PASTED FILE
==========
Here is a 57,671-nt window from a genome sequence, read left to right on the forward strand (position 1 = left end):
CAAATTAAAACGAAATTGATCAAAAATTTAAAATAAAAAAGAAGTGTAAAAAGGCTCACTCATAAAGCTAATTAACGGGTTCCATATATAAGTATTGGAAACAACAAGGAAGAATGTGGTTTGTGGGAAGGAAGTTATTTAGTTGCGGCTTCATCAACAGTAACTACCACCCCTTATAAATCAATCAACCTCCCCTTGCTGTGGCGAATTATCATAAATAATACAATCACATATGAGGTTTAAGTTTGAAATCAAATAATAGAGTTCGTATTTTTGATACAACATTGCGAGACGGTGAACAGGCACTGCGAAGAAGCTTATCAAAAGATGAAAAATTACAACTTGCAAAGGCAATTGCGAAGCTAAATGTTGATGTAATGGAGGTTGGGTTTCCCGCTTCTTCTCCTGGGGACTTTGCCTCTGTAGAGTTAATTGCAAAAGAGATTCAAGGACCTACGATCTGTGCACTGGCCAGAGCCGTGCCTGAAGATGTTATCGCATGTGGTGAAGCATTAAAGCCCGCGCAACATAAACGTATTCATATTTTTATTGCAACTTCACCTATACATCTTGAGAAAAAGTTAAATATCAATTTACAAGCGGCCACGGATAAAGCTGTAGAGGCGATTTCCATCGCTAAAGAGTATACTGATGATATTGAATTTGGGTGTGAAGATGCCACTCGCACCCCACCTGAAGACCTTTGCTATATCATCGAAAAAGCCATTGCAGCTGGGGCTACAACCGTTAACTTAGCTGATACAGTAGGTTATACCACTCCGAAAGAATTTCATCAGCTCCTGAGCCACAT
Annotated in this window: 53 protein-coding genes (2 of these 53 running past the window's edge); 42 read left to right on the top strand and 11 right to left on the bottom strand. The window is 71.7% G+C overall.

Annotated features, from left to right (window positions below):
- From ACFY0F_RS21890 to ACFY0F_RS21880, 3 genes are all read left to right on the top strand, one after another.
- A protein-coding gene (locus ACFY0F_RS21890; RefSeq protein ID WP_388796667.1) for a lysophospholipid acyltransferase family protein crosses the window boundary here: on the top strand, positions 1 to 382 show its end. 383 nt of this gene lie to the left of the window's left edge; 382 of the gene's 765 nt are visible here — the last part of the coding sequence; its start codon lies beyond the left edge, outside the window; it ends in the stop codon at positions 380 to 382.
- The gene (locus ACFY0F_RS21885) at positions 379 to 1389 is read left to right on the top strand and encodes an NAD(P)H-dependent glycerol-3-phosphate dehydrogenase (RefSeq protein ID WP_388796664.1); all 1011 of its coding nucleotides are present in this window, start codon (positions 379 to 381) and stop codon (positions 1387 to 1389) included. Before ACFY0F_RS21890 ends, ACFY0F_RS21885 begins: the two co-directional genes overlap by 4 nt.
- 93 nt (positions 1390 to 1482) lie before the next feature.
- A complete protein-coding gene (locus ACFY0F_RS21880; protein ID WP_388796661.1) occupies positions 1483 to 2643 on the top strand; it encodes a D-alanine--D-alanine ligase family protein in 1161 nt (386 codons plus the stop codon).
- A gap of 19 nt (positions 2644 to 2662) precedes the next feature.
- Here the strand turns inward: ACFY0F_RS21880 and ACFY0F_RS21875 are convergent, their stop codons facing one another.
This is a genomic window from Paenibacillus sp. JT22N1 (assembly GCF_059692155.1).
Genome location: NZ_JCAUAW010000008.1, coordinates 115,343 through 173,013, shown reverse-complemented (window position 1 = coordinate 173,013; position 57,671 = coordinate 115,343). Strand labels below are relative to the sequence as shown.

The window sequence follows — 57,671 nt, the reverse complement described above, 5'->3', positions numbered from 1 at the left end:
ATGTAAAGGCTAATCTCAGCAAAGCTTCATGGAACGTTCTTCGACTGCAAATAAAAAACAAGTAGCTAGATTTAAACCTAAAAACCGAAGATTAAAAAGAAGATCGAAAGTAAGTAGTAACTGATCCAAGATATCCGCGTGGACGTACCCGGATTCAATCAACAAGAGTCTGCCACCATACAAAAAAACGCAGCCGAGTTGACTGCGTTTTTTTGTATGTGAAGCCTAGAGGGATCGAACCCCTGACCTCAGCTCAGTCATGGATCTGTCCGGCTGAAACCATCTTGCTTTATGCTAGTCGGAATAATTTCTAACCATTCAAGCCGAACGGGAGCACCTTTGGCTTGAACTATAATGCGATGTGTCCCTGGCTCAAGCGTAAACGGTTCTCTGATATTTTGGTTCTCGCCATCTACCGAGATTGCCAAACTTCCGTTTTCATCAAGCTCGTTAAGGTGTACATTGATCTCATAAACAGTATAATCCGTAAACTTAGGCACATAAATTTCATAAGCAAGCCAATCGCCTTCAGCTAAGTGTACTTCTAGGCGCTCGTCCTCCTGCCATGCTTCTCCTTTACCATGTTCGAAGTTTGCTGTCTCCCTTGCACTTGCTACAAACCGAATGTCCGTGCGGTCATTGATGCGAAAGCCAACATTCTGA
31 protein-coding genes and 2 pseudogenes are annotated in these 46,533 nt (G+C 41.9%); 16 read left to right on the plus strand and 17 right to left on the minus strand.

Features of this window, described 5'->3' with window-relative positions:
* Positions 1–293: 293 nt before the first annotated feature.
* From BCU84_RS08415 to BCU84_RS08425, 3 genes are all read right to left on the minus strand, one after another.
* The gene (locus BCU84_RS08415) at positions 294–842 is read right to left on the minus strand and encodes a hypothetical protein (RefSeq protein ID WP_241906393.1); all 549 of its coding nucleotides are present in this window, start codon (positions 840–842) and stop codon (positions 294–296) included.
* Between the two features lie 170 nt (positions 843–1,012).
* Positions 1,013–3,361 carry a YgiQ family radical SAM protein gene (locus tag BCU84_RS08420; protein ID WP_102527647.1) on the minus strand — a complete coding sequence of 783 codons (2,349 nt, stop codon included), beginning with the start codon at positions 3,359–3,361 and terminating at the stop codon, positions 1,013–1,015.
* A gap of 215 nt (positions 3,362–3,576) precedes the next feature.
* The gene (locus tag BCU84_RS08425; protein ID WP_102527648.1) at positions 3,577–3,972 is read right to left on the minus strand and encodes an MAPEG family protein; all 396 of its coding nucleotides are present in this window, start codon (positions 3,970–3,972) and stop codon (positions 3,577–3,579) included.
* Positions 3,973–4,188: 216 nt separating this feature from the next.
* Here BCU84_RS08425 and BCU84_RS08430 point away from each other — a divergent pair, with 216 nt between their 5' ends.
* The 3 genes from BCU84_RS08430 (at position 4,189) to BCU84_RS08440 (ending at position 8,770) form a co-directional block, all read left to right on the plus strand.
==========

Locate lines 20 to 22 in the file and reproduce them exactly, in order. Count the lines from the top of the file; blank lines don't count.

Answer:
* The gene (locus BCU84_RS08415) at positions 294–842 is read right to left on the minus strand and encodes a hypothetical protein (RefSeq protein ID WP_241906393.1); all 549 of its coding nucleotides are present in this window, start codon (positions 840–842) and stop codon (positions 294–296) included.
* Between the two features lie 170 nt (positions 843–1,012).
* Positions 1,013–3,361 carry a YgiQ family radical SAM protein gene (locus tag BCU84_RS08420; protein ID WP_102527647.1) on the minus strand — a complete coding sequence of 783 codons (2,349 nt, stop codon included), beginning with the start codon at positions 3,359–3,361 and terminating at the stop codon, positions 1,013–1,015.